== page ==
What is success?

What does success mean to you? And are you striving for it in a healthy and sensible way?

Well, that’s a huge question and clearly a very subjective one, but a few people have spoken to me over the last few years who have been frustrated and upset and somewhat ashamed because in their minds, they have not reached where they wanted to be, having set themselves some particularly unattainable goals. 

Success is a purely subjective thing, meaning it means something entirely different to each individual.  Some common ideas of success are financial wellbeing, time with family and friends, being able to live or holiday abroad, buying a huge house, being famous, winning awards, and the list goes on and on and on.

When I started my business nine years ago, my idea of success wasn’t mind-blowing, it was to do something I enjoyed and to earn enough money to keep us financially comfortable.  Not huge aspirations to some, but to me it was everything.  My girls were still young enough to need me, we were struggling financially and I desperately wanted to do something that meant I didn’t dread getting up on a Monday morning.

Within three years I had achieved those goals, but then somewhere along the way I got lost in my own meaning of success. 

Having achieved those goals, I then wanted to go on and create bigger and better ones.  I stumbled across life coaches who encouraged me to set giant goals, one told me to “pin a cheque worth £1 million on my wall in front of me that I could cash in a year”.  I was advised to work my way towards it with positive thinking, getting up early and working until late.  But then when I didn’t achieve it, I was told in no uncertain terms that it was my fault because I didn’t want it badly enough, I must have been dwelling too much on my negative thoughts and I can’t have been working hard enough – and that my friends is known as ‘toxic positivity’ and ‘hustle culture’.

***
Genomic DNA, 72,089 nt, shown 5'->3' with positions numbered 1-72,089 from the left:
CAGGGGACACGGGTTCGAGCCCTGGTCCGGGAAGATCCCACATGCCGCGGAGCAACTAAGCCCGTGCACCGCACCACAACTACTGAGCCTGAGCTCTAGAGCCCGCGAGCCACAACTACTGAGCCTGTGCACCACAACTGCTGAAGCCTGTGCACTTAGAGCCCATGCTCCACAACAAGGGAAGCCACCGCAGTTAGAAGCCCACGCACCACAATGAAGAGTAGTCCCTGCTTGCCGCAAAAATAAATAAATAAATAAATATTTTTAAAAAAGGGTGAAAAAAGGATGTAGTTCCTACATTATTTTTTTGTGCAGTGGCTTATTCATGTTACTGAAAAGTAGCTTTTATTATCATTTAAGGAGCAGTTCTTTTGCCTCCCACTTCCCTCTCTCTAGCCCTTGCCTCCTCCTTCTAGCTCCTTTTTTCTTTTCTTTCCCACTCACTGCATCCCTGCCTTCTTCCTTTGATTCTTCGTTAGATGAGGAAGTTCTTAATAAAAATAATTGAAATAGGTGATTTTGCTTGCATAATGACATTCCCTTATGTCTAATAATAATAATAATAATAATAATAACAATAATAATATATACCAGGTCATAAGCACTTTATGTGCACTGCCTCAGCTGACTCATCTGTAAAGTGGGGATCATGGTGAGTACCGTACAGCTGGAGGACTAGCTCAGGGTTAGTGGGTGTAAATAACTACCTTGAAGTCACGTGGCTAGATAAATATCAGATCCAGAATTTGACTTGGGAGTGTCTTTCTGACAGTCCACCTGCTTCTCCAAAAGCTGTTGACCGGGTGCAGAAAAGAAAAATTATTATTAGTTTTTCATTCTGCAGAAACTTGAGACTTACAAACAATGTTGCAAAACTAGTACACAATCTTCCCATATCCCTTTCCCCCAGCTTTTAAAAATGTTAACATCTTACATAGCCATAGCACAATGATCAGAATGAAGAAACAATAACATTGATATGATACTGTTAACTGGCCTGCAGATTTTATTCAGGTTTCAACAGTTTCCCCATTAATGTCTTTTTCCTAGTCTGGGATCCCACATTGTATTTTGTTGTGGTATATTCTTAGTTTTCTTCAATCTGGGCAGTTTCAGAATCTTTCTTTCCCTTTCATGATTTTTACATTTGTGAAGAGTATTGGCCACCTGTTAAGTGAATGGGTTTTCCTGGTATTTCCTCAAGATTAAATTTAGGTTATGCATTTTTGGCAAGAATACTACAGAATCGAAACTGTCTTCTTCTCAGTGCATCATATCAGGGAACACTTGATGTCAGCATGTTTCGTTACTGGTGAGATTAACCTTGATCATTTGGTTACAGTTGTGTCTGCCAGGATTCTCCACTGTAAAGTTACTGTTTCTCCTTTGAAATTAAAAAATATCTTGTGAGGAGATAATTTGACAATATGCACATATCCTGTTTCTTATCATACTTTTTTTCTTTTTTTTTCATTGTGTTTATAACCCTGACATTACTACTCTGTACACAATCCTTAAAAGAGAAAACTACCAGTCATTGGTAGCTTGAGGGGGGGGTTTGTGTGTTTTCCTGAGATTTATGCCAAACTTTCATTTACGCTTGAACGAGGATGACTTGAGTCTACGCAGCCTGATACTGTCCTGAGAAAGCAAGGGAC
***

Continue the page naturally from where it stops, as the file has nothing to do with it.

Toxic positivity and hustle culture, what do they mean?

“Toxic positivity is the assumption, either by one’s self or others, that despite a person’s emotional pain or difficult situation, they should only have a positive mindset or…  …‘positive vibes,’” explains Dr. Jaime Zuckerman1, a clinical psychologist in Pennsylvania who specializes in, among other things, anxiety disorders and self-esteem.

Hustle Culture “also known as burnout culture and grind culture, hustle culture refers to the mentality that one must work all day every day in pursuit of their professional goals.”  Martina Mascali, Monster2

Both are dangerous, they can harm your physical and mental wellbeing and can cause relationship problems anxiety, burnout, and when goals are not realised it can cause despair, shame, blame, and feelings of not being good enough. 

Negative emotions absolutely have a place in life, it is how we as humans process things, and you should never be shamed for feeling them. 

As someone with depression, it took me years to accept that sometimes I’m going to have crappy days, and that’s just how it is – since I have accepted them, I have found it much easier to move on from them.